Snow and frigid temperatures, sun and balmy days, rain and wind and sleet…all of those kinds of weather crammed into the last three weeks. And Connie, the Fitbit on my wrist, blithely ignores all of it. The temperature, the weather, what’s falling from the heavens: these things mean nothing to her relentless little self.
If I sit too long, snuggled in the chair by the fire, she buzzes me out of rapt reading. She wants me to take at least 250 steps every sixty minutes; at about a quarter till the hour, my wrist will tingle and a message will scroll on Connie’s flat visage. “Only 113 steps left!” she’ll remind me.
And I’ll finish the paragraph and sigh, put down the book, and step it up.
And every other week, Connie challenges me to add 500 steps to my daily total. My walks get longer and more well-planned. I don’t like the thought of ending the day shy of my goal.
Most of the time, if it’s not raining too hard, if the walks aren’t icy, and if the temps are above ten degrees, I walk outside. I like that best: taking long strides, swinging my arms, the fresh air rubbing my cheeks. I have a regular walk; most days I walk a long walk; sometimes, on days I have to step in other ways, I take a short walk; and on changeable days, when I need a diversion, I go for an other-way walk. Those days I dodge around different corners, pace the trails at what we blithely call the old folks’ home (where folks right around our age live quite happily, although most of them are, to say the truth, a good bit older.)
When I walk outside, there’s a sense of mission, of forward marching, and there is the possibility of lots of unexpected things happening. There’s, Hey, look, Misty’s waving in her black SUV, and there’s a chat with a cute young couple carrying pizza boxes, leaking fragrant steam, up the steep steps of their porch, and there’s the chance to see how people’s decorations change, from Christmas to Valentines Day to St. Paddy’s green, and just now starting to speak up, a few hopeful pastel hues of springtime. I might stop and chat with neighbors on my walk. I get to see houses with for sale signs just about the minute those signs go up. Quite often, when I walk early or at dusk, I’ll have conversations with unimpressed deer.
I like my outdoor walks.
But many days lately, the weather has sent me scurrying to walk indoors.
Sometimes I drop James off at the campus library and drive around the back of the college road and go to the rec center. If I walk twelve times around their indoor track, I rack up a mile. Often, it’s crowded, and walking is more like weaving: friendly groups of gal pals in all kinds of togs, from the trendiest and gym-iest, to cotton shirts, denim capris, and Crocs, stride along in all three lanes, chatting and laughing. I veer off to the way-outside; they smile and pat my arm and wave me on and go back to their discussion of this one’s kids and that one’s stubborn husband. Some folks stand in the edge area, between the track and the tall bank of windows, and stretch. One rangy, aging gent wrapped his arms around a thin pole, a pole as long as he was tall, and whipped around from side to side. I ducked and flinched when I walked by; that pole looked like it was flying mighty close to my head, and he dropped the thing and gave me an exaggerated arm wave—a kind of, ‘After you, MADAME!’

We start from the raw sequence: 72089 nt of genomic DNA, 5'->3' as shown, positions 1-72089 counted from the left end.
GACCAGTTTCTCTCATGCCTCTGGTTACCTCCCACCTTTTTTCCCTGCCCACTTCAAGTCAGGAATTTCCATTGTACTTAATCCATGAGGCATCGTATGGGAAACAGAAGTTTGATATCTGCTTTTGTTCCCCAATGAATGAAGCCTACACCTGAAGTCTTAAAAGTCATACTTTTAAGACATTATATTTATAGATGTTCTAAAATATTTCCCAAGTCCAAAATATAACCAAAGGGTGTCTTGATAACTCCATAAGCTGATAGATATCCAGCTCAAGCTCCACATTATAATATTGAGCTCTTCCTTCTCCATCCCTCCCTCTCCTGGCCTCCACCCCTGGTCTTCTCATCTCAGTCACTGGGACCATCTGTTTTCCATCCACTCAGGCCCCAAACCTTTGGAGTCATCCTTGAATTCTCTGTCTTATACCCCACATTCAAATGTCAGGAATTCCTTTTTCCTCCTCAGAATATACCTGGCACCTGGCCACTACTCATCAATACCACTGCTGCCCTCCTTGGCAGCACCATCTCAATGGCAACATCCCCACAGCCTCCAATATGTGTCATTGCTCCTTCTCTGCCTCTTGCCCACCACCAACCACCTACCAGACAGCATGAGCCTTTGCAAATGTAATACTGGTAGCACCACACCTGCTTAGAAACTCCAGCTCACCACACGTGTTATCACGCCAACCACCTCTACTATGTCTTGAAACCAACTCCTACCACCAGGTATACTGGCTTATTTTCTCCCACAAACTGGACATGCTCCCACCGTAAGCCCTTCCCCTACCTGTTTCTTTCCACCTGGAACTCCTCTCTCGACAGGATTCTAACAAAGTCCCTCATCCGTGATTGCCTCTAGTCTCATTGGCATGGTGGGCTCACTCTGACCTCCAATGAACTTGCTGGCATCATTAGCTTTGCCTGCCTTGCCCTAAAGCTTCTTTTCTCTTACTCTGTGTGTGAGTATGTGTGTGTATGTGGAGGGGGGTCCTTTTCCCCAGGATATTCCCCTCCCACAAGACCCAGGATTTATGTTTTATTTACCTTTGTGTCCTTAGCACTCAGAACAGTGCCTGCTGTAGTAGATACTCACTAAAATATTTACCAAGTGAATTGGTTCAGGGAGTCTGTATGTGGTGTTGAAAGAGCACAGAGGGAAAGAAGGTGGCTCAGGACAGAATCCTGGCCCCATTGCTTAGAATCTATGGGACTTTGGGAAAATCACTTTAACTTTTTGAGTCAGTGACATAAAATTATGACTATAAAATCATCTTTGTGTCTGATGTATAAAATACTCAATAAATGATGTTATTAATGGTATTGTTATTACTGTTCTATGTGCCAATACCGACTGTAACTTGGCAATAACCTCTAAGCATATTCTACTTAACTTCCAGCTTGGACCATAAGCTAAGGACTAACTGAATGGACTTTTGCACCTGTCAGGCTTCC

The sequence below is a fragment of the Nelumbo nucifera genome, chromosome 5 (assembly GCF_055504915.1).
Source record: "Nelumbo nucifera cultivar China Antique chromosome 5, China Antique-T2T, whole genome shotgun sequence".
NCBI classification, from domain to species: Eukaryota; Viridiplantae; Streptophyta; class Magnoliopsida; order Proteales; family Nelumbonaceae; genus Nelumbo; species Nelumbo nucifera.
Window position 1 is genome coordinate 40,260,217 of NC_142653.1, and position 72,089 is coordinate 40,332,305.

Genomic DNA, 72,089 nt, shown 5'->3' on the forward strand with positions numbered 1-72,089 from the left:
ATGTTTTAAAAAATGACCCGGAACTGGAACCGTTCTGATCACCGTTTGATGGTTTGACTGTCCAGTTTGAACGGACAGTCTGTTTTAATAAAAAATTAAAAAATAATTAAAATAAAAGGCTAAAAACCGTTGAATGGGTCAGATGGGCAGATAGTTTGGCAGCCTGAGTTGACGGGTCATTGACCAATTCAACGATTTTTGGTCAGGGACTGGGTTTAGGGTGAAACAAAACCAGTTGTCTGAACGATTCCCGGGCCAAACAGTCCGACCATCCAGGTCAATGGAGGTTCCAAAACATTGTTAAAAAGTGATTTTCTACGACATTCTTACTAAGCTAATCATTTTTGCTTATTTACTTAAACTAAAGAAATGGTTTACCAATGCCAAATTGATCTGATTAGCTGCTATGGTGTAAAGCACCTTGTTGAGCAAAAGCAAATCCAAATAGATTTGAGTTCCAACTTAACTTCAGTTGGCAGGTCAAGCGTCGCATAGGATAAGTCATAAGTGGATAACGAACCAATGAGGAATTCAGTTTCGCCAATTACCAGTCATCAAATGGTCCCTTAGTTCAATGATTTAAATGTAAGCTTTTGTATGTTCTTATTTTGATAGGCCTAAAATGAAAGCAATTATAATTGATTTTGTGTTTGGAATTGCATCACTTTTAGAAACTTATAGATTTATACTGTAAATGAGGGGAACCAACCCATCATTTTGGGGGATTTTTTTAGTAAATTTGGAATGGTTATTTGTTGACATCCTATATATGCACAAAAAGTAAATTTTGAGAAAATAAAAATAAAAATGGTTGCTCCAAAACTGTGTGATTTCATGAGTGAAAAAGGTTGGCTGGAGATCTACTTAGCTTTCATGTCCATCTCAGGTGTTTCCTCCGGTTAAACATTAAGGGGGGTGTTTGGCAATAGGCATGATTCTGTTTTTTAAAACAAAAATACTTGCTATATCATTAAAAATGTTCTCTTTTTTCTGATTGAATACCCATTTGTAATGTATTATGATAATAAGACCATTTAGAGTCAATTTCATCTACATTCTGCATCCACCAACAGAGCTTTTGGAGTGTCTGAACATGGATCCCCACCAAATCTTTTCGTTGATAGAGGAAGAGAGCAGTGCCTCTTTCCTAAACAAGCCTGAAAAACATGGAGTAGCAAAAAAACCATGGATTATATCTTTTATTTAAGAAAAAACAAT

I was glad when that guy went inside the equipment room and started bouncing on some odd round floor fixtures and I was removed from his flailing and sarcasm.
One young woman worked out on the machines in the middle floor, but periodically bolted across the track to press her hands against the wall, to stretch and squat, and to puff out her cheeks. She wasn’t always careful about watching for walkers. When she nearly ran me over, she glared at me as if I should have been more careful.
The day Jim came with me, the day his work was cancelled, he tried to walk the track. I took off before him as he screwed his ear buds in and tightened up his laces, and I found him, white-faced by the chairs, flinching as the chatty silver sneakers scurried past.
“It’s too CROWDED,” he said, and that day we went home early.
The next day, a day of relentless cold rain, we drove to the mall and walked there. The floors gleamed, the crowds were diffuse, and the stores offered interesting possibilities. Jim went one direction (“You walk too fast,” he grumbled) and I went the other; we high-fived each time we met in the middle, and I found him, finally, in the food court, where he munched on an Aunt Annie’s pretzel as he waited for me to complete my final circuit. Jim likes walking at the mall, where the other walkers don’t press so close, but I find the floors there very slick, and I am glad when my half hour’s walking is done.
I like to walk outdoors, but it’s nice to have indoor alternatives.
But Wednesday, it snowed, then rained, then cooled down again, and the slush froze into hurtful hard points. The streets were clogged with snow that squawked and crunched. I went out to clear the front walk for the mail carrier, and I slipped and slid and leaned on the push broom for a crutch. I broadcast eco-friendly snow melt from the stairs to the street and then hobbled slowly up the walk and around the house to the back door.